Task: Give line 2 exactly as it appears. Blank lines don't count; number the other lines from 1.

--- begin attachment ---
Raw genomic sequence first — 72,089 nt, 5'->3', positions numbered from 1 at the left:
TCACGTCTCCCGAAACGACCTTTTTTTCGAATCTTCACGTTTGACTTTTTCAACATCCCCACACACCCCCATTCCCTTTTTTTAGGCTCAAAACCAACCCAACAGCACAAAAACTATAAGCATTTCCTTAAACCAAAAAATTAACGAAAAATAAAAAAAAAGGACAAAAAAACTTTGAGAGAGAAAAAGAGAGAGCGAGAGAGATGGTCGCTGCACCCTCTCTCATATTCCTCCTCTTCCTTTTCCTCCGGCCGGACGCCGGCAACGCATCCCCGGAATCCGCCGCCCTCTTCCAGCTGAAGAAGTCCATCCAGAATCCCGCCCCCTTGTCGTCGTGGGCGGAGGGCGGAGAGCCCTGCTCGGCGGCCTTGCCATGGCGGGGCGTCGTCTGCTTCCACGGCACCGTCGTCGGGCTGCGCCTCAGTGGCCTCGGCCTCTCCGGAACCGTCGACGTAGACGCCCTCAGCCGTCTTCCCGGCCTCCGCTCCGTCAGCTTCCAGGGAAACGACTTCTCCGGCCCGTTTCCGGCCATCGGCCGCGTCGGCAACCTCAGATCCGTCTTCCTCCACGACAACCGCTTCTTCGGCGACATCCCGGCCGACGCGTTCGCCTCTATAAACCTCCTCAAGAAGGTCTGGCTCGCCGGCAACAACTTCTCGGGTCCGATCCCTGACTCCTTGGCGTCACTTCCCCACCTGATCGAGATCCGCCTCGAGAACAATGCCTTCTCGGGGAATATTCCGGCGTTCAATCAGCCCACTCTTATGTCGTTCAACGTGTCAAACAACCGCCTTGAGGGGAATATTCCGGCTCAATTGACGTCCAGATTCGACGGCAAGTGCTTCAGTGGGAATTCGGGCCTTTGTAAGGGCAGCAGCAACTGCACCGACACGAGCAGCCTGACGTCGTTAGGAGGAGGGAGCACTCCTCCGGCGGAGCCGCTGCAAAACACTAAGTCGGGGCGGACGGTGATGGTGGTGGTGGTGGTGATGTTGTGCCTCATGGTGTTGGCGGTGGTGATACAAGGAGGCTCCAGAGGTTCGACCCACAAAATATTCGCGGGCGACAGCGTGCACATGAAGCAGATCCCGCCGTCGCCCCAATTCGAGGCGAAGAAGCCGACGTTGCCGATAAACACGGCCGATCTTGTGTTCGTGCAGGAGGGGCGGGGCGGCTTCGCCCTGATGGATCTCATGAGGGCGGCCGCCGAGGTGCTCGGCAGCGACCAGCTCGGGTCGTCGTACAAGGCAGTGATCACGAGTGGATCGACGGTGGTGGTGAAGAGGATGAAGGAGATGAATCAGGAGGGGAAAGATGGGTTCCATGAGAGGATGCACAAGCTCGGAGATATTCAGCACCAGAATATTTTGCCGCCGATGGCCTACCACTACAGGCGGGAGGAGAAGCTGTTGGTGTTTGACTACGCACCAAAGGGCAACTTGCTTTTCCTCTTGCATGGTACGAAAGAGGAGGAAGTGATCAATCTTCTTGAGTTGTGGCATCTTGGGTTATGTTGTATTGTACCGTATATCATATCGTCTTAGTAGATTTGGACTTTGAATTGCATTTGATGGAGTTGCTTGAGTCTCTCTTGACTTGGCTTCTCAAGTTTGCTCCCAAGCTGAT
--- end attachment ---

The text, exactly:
TCACGTCTCCCGAAACGACCTTTTTTTCGAATCTTCACGTTTGACTTTTTCAACATCCCCACACACCCCCATTCCCTTTTTTTAGGCTCAAAACCAACCCAACAGCACAAAAACTATAAGCATTTCCTTAAACCAAAAAATTAACGAAAAATAAAAAAAAAGGACAAAAAAACTTTGAGAGAGAAAAAGAGAGAGCGAGAGAGATGGTCGCTGCACCCTCTCTCATATTCCTCCTCTTCCTTTTCCTCCGGCCGGACGCCGGCAACGCATCCCCGGAATCCGCCGCCCTCTTCCAGCTGAAGAAGTCCATCCAGAATCCCGCCCCCTTGTCGTCGTGGGCGGAGGGCGGAGAGCCCTGCTCGGCGGCCTTGCCATGGCGGGGCGTCGTCTGCTTCCACGGCACCGTCGTCGGGCTGCGCCTCAGTGGCCTCGGCCTCTCCGGAACCGTCGACGTAGACGCCCTCAGCCGTCTTCCCGGCCTCCGCTCCGTCAGCTTCCAGGGAAACGACTTCTCCGGCCCGTTTCCGGCCATCGGCCGCGTCGGCAACCTCAGATCCGTCTTCCTCCACGACAACCGCTTCTTCGGCGACATCCCGGCCGACGCGTTCGCCTCTATAAACCTCCTCAAGAAGGTCTGGCTCGCCGGCAACAACTTCTCGGGTCCGATCCCTGACTCCTTGGCGTCACTTCCCCACCTGATCGAGATCCGCCTCGAGAACAATGCCTTCTCGGGGAATATTCCGGCGTTCAATCAGCCCACTCTTATGTCGTTCAACGTGTCAAACAACCGCCTTGAGGGGAATATTCCGGCTCAATTGACGTCCAGATTCGACGGCAAGTGCTTCAGTGGGAATTCGGGCCTTTGTAAGGGCAGCAGCAACTGCACCGACACGAGCAGCCTGACGTCGTTAGGAGGAGGGAGCACTCCTCCGGCGGAGCCGCTGCAAAACACTAAGTCGGGGCGGACGGTGATGGTGGTGGTGGTGGTGATGTTGTGCCTCATGGTGTTGGCGGTGGTGATACAAGGAGGCTCCAGAGGTTCGACCCACAAAATATTCGCGGGCGACAGCGTGCACATGAAGCAGATCCCGCCGTCGCCCCAATTCGAGGCGAAGAAGCCGACGTTGCCGATAAACACGGCCGATCTTGTGTTCGTGCAGGAGGGGCGGGGCGGCTTCGCCCTGATGGATCTCATGAGGGCGGCCGCCGAGGTGCTCGGCAGCGACCAGCTCGGGTCGTCGTACAAGGCAGTGATCACGAGTGGATCGACGGTGGTGGTGAAGAGGATGAAGGAGATGAATCAGGAGGGGAAAGATGGGTTCCATGAGAGGATGCACAAGCTCGGAGATATTCAGCACCAGAATATTTTGCCGCCGATGGCCTACCACTACAGGCGGGAGGAGAAGCTGTTGGTGTTTGACTACGCACCAAAGGGCAACTTGCTTTTCCTCTTGCATGGTACGAAAGAGGAGGAAGTGATCAATCTTCTTGAGTTGTGGCATCTTGGGTTATGTTGTATTGTACCGTATATCATATCGTCTTAGTAGATTTGGACTTTGAATTGCATTTGATGGAGTTGCTTGAGTCTCTCTTGACTTGGCTTCTCAAGTTTGCTCCCAAGCTGAT